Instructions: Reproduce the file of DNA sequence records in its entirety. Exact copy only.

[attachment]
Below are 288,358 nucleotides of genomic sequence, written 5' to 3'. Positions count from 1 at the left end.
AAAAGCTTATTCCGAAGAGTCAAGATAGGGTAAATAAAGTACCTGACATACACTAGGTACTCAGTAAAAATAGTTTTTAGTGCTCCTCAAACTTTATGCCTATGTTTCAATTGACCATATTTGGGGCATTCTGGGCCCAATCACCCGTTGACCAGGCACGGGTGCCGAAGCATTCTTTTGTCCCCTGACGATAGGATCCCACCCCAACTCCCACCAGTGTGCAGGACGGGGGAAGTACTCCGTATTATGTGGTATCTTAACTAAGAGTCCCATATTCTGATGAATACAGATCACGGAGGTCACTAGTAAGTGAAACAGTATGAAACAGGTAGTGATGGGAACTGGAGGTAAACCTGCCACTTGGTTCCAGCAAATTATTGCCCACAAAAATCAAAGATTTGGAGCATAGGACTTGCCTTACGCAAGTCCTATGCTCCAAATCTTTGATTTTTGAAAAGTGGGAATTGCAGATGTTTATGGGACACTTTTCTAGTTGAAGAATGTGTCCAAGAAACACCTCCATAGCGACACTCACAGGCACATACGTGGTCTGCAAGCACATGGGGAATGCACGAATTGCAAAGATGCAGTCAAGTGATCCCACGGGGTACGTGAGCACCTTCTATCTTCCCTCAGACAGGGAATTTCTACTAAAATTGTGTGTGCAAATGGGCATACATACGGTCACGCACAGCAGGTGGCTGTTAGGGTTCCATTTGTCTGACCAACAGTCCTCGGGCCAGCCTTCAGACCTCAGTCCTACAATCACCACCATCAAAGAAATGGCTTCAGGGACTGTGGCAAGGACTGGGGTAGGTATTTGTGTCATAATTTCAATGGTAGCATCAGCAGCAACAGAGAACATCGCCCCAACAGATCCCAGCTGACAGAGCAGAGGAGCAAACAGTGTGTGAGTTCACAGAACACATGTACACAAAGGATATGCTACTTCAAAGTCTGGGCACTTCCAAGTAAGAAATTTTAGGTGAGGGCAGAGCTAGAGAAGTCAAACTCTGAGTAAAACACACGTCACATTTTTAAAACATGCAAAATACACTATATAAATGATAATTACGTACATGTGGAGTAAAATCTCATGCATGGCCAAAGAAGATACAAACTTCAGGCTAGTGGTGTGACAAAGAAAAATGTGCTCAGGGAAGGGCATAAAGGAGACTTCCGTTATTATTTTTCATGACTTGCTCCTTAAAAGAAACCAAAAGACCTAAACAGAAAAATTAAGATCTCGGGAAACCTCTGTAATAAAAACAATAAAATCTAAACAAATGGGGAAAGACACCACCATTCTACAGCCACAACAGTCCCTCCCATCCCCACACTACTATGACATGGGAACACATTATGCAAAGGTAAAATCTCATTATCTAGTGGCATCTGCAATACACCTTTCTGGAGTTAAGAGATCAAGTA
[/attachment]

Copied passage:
Below are 288,358 nucleotides of genomic sequence, written 5' to 3'. Positions count from 1 at the left end.
AAAAGCTTATTCCGAAGAGTCAAGATAGGGTAAATAAAGTACCTGACATACACTAGGTACTCAGTAAAAATAGTTTTTAGTGCTCCTCAAACTTTATGCCTATGTTTCAATTGACCATATTTGGGGCATTCTGGGCCCAATCACCCGTTGACCAGGCACGGGTGCCGAAGCATTCTTTTGTCCCCTGACGATAGGATCCCACCCCAACTCCCACCAGTGTGCAGGACGGGGGAAGTACTCCGTATTATGTGGTATCTTAACTAAGAGTCCCATATTCTGATGAATACAGATCACGGAGGTCACTAGTAAGTGAAACAGTATGAAACAGGTAGTGATGGGAACTGGAGGTAAACCTGCCACTTGGTTCCAGCAAATTATTGCCCACAAAAATCAAAGATTTGGAGCATAGGACTTGCCTTACGCAAGTCCTATGCTCCAAATCTTTGATTTTTGAAAAGTGGGAATTGCAGATGTTTATGGGACACTTTTCTAGTTGAAGAATGTGTCCAAGAAACACCTCCATAGCGACACTCACAGGCACATACGTGGTCTGCAAGCACATGGGGAATGCACGAATTGCAAAGATGCAGTCAAGTGATCCCACGGGGTACGTGAGCACCTTCTATCTTCCCTCAGACAGGGAATTTCTACTAAAATTGTGTGTGCAAATGGGCATACATACGGTCACGCACAGCAGGTGGCTGTTAGGGTTCCATTTGTCTGACCAACAGTCCTCGGGCCAGCCTTCAGACCTCAGTCCTACAATCACCACCATCAAAGAAATGGCTTCAGGGACTGTGGCAAGGACTGGGGTAGGTATTTGTGTCATAATTTCAATGGTAGCATCAGCAGCAACAGAGAACATCGCCCCAACAGATCCCAGCTGACAGAGCAGAGGAGCAAACAGTGTGTGAGTTCACAGAACACATGTACACAAAGGATATGCTACTTCAAAGTCTGGGCACTTCCAAGTAAGAAATTTTAGGTGAGGGCAGAGCTAGAGAAGTCAAACTCTGAGTAAAACACACGTCACATTTTTAAAACATGCAAAATACACTATATAAATGATAATTACGTACATGTGGAGTAAAATCTCATGCATGGCCAAAGAAGATACAAACTTCAGGCTAGTGGTGTGACAAAGAAAAATGTGCTCAGGGAAGGGCATAAAGGAGACTTCCGTTATTATTTTTCATGACTTGCTCCTTAAAAGAAACCAAAAGACCTAAACAGAAAAATTAAGATCTCGGGAAACCTCTGTAATAAAAACAATAAAATCTAAACAAATGGGGAAAGACACCACCATTCTACAGCCACAACAGTCCCTCCCATCCCCACACTACTATGACATGGGAACACATTATGCAAAGGTAAAATCTCATTATCTAGTGGCATCTGCAATACACCTTTCTGGAGTTAAGAGATCAAGTA